Adventures in Amateur Radio 

Scappoose, Oregon, USA

FT-2000  Columbia County         ITU Zone 6            CQ Zone 3               Grid CN85nt


About us



Contact us



  World Clock

 Yaesu FT-2000

The Yaesu FT-2000 is one complex piece of ham gear. It seems that there is a real love/hate divide with this rig among hams, especially regarding the receiver performance. It is very daunting, there are about 100 different buttons and knobs on the front panel alone. (Compare that with only 17 on the front panel of a 1980 vintage Kenwood TS-120S!) On top of the dizzying array of front panel buttons and knobs , there are also about 150 different menu options hidden behind the MENU button. This radio is NOT for the casual "appliance" operator, which is what seems to get a lot of people in trouble with it. I still have not mastered all this radio will do, and I probably will never will.

Here is a page with how I have the FT-2000 menu options set, and the macros for the Digital Voice Recorder (DVR) set in the N1MM logging software.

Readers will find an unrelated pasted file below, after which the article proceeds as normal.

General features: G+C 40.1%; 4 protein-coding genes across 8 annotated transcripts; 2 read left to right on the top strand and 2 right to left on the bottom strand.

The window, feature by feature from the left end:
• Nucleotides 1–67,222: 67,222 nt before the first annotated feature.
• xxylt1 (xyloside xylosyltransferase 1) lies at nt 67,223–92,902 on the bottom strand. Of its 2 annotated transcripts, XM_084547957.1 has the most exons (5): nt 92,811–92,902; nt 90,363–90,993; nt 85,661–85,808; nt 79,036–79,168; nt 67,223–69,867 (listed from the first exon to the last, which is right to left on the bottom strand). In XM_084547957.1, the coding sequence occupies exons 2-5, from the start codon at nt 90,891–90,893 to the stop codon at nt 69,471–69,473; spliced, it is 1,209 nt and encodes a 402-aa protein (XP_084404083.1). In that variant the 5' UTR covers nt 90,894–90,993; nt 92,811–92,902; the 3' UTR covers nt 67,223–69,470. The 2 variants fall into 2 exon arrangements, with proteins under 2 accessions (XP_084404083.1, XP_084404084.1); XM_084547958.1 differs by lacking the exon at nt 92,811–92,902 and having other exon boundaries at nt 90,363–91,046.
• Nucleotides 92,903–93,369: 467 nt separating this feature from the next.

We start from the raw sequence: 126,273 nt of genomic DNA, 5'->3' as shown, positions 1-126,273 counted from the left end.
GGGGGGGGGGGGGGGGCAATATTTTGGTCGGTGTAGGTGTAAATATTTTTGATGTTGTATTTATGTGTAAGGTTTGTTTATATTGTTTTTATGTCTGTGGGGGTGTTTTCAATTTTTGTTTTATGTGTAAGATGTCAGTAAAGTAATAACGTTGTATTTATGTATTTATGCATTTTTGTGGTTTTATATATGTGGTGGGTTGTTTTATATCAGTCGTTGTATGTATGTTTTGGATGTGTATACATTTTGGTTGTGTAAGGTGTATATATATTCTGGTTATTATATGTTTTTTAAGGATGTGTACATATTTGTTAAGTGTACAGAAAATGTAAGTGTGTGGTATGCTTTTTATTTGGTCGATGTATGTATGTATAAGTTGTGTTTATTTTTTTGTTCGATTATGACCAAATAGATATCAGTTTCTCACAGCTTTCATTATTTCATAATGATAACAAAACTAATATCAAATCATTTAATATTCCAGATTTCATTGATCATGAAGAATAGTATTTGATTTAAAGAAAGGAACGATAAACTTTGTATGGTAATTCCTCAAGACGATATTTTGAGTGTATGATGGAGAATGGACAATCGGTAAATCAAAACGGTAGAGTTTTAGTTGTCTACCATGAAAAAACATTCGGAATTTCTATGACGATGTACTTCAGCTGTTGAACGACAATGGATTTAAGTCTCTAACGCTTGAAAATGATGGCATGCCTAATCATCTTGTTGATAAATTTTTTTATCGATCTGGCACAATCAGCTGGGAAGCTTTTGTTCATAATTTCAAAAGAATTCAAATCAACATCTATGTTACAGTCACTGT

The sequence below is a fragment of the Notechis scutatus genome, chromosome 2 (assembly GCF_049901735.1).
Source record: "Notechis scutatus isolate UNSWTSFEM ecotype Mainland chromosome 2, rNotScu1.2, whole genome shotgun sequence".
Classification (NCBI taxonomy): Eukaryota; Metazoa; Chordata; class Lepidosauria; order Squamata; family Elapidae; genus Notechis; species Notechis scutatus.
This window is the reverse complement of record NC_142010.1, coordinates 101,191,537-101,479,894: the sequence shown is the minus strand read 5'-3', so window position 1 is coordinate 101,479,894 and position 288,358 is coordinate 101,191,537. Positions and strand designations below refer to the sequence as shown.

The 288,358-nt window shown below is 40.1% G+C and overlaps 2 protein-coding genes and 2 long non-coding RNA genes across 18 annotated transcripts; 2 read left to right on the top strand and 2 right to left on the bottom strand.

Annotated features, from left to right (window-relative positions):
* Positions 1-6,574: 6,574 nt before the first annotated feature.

I have had no real problems with mine (a very clean 2007 vintage) , which was bought from an estate re-seller on E-Bay. It already came equipped with the optional 300 Hz CW Collins Mechanical filter, much to my surprise when I opened the lid up. I joined the FT-2000 Users Group on Yahoo and that has been a big help to me, but I have made one minor hardware modification to the radio.

The FT-2000 has provisions for two separate transmit/receive antennas, plus a separate receive only antenna. I feed the selection of HF antennas into ANT1, the 6 meter yagi is tied to ANT2, and the Beverage is connected to the RX port. Some people have reported front end damage (blown FET amps) from close transmit antennas on ANT1 overloading the other ANT2 and RX antenna ports. Since ANT2 is shorted to ground when ANT1 is activated, I can't see where the problem is there. The auxiliary RX port though, is another matter. As a precaution, I added a couple of 1N4148 small signal diodes, cathode to anode and anode to cathode, across the RX antenna jack to essentially limit signals to less than 0.7V. The mod is VERY easy to do once the top lid is removed, as you can see below:


Web site and all contents Copyright Mike Ritz, W7VO, 2009-2010, All rights reserved.
Free website templates